A possible treatment that targets the ocular inflammation of GA is Xiflam (InflammX), which was targeted to enter clinical trials in Q3 2022. Xiflam is an orally administered, once-a-day small molecule that targets inflammasome mediated and recycling inflammation in the eye. InflammX licensed the small molecule and its preclinical IND-enabling data.7 No clinical trials are yet registered on ClinicalTrials.gov.
As mentioned above, toxic vitamin A aggregates have been implicated in GA. In the case of ALK-001 (Alkeus Pharmaceuticals), the treatment is designed to replace natural vitamin A with a form that creates vitamin A dimers more slowly and prevents toxic vitamin A dimer formation. An active but no longer recruiting Phase III trial is underway (NCT03845582). The double-masked, multicenter, randomized, placebo-controlled clinical trial is evaluating the efficacy and safety of ALK-001 in participants with GA secondary to AMD.
Complement inhibition is the therapeutic target with the most ongoing Phase II/III clinical trials in GA. With the recent FDA approval of Syfovre, a complement C3 inhibitor, it has also had the most success. There are still several treatments in development that focus on complement inhibition, and it appears likely that Syfovre will have competitors soon.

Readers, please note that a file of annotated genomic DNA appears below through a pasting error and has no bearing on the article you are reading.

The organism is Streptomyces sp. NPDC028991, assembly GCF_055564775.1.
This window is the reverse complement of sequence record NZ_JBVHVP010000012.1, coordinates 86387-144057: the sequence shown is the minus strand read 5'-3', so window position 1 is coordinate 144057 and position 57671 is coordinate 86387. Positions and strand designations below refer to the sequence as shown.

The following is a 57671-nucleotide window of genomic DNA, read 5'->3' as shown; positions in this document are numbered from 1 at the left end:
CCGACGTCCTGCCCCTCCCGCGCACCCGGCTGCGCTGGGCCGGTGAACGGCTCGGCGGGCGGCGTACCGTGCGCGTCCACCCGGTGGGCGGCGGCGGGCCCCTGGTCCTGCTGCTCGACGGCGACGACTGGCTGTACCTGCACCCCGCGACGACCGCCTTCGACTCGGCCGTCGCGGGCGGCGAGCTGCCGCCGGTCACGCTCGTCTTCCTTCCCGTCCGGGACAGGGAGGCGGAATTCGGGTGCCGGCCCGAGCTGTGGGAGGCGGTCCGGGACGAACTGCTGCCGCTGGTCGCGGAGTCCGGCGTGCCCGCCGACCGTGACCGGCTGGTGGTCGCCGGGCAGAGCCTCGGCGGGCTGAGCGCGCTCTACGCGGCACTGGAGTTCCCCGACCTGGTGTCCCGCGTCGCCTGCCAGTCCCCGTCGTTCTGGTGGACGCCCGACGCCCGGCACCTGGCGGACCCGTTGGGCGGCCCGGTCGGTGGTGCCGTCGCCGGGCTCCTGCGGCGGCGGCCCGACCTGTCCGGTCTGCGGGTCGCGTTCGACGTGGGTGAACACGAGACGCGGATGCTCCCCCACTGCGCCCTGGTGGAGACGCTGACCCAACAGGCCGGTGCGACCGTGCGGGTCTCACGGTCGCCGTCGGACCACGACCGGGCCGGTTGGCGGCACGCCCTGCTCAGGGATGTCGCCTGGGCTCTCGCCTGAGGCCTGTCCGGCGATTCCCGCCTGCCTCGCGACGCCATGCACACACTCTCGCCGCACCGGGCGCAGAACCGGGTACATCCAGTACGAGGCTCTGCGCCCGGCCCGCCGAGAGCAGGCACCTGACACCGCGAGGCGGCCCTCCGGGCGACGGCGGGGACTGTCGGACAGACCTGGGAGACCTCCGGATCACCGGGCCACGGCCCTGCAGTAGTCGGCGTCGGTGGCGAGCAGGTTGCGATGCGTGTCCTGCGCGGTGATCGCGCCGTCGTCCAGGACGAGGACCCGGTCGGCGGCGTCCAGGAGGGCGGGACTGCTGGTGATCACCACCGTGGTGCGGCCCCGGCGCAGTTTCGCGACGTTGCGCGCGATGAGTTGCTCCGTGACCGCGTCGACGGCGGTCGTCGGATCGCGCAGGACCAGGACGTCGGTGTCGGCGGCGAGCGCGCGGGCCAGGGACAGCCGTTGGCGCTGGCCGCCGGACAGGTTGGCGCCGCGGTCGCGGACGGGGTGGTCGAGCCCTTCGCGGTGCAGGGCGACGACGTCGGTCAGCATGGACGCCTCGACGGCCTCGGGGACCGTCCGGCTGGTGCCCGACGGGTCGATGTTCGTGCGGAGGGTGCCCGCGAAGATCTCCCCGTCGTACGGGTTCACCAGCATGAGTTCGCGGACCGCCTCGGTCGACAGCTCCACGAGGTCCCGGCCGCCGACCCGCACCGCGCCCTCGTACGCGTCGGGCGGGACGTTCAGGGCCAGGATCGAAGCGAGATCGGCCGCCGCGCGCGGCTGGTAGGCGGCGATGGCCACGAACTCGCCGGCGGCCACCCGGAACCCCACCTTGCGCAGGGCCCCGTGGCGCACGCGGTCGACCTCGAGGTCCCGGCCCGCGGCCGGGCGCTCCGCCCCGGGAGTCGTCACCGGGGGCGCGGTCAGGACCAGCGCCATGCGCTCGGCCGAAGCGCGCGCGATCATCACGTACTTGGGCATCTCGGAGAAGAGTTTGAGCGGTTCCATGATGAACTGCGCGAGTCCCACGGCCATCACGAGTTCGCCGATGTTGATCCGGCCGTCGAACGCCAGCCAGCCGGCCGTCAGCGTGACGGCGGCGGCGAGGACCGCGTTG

- ANX007 (Annexon Biosciences). This treatment is an C1q inhibitor that is under examination in a multicenter, randomized, sham-controlled safety and efficacy study of ANX007 administered by intravitreal Injection in patients with GA, also known as the ARCHER Study (NCT04656561). The study is active but not recruiting.
- NGM621 (NGM Biopharmaceuticals). Another treatment targeting C3 inhibition is NGM621. A Phase II clinical trial (NCT04465955) is active but no longer recruiting. Early results indicated the trial did not meet its primary endpoint, but the company reports a post hoc analysis has shown a subgroup with more robust response. Updated results may be available soon.8
- IONIS-FB-LRx (Ionis Pharmaceuticals/Roche). Ionis-FB-LRx targets the complement factor B gene and is a specific antisense oligonucleotide that is administered subcutaneously. A Phase II study (NCT03815825) is currently recruiting.
- ALXN2040 (Danicopan) (Alexion Pharmaceuticals). This treatment is an orally administered complement factor D inhibitor. The treatment is being examined in a Phase II dose finding study that will also evaluate its efficacy, safety, and pharmacokinetics (NCT05019521).
There are two GA treatments under study in Phase II/III trials that target retinal mitochondrial dysfunction in AMD and attempt to reduce oxidative stress.
- Elamipretide (Stealth BioTherapeutics). Elamipretide is a cell-permeating peptide that targets cardiolipin in mitochondria, thereby reducing reactive oxygen species production. A Phase II study was conducted in 2022 (NCT03891875). The company announced that while the trial’s primary endpoints were not met, further analyses were found to be promising enough to support and inform the continued development of elamipretide for dry AMD.9